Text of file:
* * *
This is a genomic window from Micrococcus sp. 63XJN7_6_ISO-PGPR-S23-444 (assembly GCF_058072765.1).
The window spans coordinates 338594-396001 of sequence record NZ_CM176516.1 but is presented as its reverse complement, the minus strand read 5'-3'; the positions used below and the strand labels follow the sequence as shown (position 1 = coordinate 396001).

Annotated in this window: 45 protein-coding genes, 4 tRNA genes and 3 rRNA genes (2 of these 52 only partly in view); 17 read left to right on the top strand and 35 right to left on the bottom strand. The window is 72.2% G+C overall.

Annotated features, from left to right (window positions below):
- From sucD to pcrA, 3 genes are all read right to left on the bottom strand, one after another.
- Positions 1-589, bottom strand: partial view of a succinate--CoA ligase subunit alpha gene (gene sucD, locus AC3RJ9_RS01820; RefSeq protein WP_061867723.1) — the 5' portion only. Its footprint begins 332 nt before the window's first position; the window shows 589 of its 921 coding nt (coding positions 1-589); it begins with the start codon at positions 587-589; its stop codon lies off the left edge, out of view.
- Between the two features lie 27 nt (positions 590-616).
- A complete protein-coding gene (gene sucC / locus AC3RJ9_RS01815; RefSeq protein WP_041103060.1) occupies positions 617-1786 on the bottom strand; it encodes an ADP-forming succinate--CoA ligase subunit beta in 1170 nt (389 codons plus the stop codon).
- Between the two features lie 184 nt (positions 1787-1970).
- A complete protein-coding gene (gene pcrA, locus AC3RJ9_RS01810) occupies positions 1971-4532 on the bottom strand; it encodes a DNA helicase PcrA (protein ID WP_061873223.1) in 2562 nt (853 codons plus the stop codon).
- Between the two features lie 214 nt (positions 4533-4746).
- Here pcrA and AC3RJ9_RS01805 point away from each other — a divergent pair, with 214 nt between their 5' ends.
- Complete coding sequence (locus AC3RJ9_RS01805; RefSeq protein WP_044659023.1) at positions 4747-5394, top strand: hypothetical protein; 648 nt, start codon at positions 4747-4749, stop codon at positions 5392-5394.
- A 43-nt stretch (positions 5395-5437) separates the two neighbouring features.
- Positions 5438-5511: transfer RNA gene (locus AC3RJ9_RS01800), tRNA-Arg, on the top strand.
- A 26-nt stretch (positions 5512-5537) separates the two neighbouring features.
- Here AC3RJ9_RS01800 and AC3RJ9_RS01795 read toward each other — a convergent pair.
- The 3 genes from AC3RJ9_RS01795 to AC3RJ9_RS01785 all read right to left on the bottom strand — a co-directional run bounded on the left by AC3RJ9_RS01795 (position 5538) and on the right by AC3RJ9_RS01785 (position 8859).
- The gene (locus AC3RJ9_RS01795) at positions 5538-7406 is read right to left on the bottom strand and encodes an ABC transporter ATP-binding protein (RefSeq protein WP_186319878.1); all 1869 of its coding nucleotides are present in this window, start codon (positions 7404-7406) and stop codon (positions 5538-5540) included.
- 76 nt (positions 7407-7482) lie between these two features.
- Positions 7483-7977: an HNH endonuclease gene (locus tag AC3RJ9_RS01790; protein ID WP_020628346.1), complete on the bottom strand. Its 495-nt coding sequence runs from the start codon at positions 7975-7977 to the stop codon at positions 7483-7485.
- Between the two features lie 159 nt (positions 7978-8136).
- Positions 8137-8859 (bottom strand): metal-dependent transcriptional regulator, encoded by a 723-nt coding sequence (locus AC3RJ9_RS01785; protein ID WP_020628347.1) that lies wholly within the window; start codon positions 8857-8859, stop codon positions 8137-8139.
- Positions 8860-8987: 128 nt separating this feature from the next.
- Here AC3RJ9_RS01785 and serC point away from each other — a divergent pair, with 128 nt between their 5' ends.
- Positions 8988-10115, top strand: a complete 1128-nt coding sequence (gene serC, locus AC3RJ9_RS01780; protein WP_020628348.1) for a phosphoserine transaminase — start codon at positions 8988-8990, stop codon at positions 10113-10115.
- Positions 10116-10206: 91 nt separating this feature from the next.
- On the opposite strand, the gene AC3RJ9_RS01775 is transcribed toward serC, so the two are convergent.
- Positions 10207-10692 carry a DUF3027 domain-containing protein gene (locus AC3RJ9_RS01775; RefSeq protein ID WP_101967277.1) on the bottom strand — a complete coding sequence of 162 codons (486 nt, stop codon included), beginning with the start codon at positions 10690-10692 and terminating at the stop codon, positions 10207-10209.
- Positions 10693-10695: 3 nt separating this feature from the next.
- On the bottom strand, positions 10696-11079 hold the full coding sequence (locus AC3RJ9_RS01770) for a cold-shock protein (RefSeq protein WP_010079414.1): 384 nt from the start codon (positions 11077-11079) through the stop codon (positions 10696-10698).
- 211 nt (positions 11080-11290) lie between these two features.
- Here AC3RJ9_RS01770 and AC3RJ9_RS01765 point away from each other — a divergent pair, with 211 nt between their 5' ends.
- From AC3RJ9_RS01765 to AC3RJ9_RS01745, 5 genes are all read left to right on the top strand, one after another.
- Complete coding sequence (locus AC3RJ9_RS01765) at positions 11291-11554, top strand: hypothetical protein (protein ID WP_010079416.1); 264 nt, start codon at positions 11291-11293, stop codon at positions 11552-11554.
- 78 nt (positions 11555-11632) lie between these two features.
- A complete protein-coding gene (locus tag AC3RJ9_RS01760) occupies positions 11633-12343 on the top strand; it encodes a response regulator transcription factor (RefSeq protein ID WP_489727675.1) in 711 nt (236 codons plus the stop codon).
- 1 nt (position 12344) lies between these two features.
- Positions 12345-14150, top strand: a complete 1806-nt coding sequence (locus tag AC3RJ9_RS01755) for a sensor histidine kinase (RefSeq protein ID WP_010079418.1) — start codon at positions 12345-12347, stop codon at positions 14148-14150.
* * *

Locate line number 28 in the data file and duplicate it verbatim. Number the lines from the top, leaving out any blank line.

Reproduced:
- On the opposite strand, the gene AC3RJ9_RS01775 is transcribed toward serC, so the two are convergent.